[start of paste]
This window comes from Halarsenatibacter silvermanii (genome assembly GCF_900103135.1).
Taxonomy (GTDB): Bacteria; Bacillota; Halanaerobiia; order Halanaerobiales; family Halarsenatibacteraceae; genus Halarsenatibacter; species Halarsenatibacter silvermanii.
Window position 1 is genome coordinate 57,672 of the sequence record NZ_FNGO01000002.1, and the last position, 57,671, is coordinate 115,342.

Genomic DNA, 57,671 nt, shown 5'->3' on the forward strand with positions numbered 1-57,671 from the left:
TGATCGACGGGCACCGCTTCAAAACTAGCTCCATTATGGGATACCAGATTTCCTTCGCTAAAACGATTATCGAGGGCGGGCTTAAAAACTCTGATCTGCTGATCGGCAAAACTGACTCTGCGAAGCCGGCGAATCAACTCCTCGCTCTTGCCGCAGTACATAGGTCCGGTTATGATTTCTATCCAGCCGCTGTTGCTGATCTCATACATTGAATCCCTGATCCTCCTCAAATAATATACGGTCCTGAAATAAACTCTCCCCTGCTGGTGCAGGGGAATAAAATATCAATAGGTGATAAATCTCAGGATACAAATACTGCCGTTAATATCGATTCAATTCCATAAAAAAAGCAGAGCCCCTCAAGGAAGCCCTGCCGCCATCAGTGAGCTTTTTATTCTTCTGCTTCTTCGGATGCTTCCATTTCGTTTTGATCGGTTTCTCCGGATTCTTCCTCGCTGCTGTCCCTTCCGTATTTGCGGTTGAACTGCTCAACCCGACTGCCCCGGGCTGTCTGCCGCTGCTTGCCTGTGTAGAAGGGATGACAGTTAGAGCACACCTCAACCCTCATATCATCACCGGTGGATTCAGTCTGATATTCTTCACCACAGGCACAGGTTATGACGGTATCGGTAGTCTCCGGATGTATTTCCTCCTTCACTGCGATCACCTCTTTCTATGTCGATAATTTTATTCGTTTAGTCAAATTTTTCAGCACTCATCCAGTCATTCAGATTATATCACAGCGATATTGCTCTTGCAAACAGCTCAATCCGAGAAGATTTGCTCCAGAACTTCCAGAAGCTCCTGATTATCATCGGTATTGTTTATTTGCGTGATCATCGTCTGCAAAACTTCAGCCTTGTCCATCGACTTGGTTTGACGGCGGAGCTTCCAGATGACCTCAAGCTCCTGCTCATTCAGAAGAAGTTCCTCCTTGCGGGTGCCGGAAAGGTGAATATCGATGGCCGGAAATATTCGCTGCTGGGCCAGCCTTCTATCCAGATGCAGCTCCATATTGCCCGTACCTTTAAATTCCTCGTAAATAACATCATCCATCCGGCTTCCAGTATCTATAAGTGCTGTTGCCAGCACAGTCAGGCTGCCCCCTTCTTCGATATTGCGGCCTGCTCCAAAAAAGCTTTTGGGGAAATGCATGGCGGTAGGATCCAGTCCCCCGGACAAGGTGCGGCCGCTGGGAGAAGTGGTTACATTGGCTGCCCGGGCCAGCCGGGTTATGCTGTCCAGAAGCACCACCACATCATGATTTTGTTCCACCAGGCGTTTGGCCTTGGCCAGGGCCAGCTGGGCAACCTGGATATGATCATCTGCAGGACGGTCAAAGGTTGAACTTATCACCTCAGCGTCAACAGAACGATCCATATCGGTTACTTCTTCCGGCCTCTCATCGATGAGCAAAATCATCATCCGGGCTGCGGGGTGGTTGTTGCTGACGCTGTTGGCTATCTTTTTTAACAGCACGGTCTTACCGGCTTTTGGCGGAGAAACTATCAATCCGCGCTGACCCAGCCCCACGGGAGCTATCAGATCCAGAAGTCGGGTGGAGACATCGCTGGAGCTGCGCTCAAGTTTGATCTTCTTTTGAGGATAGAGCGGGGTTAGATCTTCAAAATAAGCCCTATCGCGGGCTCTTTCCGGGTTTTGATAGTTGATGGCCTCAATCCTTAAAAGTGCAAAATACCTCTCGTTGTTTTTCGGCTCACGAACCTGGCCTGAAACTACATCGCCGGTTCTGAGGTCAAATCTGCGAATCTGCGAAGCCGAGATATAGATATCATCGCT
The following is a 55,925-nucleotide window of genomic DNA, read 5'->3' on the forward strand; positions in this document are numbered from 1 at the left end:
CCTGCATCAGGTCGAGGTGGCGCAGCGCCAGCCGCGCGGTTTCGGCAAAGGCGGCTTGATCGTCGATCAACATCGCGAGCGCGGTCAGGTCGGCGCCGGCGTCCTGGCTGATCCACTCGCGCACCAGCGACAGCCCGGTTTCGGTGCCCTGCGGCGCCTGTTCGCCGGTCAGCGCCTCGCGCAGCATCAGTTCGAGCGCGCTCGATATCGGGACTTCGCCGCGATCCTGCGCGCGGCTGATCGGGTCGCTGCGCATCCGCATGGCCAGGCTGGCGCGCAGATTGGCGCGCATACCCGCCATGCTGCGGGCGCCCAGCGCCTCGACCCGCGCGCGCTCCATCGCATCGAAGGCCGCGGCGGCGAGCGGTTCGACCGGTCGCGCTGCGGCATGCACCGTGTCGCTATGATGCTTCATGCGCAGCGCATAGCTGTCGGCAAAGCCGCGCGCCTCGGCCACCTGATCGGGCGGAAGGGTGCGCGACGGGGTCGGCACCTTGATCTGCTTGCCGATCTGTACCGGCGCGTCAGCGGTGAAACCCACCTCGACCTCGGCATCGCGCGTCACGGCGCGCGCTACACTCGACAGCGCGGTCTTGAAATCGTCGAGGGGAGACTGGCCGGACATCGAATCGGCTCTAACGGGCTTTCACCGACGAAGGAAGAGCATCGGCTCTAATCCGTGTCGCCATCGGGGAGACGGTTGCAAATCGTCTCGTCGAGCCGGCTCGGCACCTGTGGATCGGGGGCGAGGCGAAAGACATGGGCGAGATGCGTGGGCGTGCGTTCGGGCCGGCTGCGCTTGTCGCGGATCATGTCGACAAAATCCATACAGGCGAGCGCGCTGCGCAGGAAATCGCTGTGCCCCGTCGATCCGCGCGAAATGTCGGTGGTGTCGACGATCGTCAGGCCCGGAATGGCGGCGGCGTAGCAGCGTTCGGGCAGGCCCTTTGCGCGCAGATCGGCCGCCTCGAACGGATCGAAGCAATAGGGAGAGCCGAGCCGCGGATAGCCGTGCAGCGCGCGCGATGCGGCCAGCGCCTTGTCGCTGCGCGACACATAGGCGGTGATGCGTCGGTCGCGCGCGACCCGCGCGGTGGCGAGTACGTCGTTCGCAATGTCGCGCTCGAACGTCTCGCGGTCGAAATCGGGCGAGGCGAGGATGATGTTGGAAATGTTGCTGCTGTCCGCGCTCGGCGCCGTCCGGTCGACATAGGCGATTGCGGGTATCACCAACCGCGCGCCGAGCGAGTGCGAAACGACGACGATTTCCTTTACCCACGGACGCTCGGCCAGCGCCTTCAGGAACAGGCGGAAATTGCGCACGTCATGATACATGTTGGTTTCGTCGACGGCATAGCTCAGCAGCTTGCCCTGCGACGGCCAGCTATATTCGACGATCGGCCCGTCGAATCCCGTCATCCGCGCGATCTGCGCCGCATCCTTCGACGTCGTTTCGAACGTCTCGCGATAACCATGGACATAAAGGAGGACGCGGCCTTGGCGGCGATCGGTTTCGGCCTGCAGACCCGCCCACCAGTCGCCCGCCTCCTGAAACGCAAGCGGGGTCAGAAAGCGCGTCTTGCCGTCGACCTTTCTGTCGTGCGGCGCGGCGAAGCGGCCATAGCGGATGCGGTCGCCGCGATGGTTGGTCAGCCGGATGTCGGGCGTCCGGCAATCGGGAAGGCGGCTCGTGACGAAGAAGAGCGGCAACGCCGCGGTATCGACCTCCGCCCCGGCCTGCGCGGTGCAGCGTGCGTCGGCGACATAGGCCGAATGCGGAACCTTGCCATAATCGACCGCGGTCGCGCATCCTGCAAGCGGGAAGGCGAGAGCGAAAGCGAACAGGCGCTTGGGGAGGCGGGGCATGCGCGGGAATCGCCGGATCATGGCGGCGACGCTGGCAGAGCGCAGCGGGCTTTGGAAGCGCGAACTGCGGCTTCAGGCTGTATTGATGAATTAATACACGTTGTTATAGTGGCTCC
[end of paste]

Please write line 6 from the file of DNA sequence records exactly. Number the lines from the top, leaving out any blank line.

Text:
The following is a 55,925-nucleotide window of genomic DNA, read 5'->3' on the forward strand; positions in this document are numbered from 1 at the left end: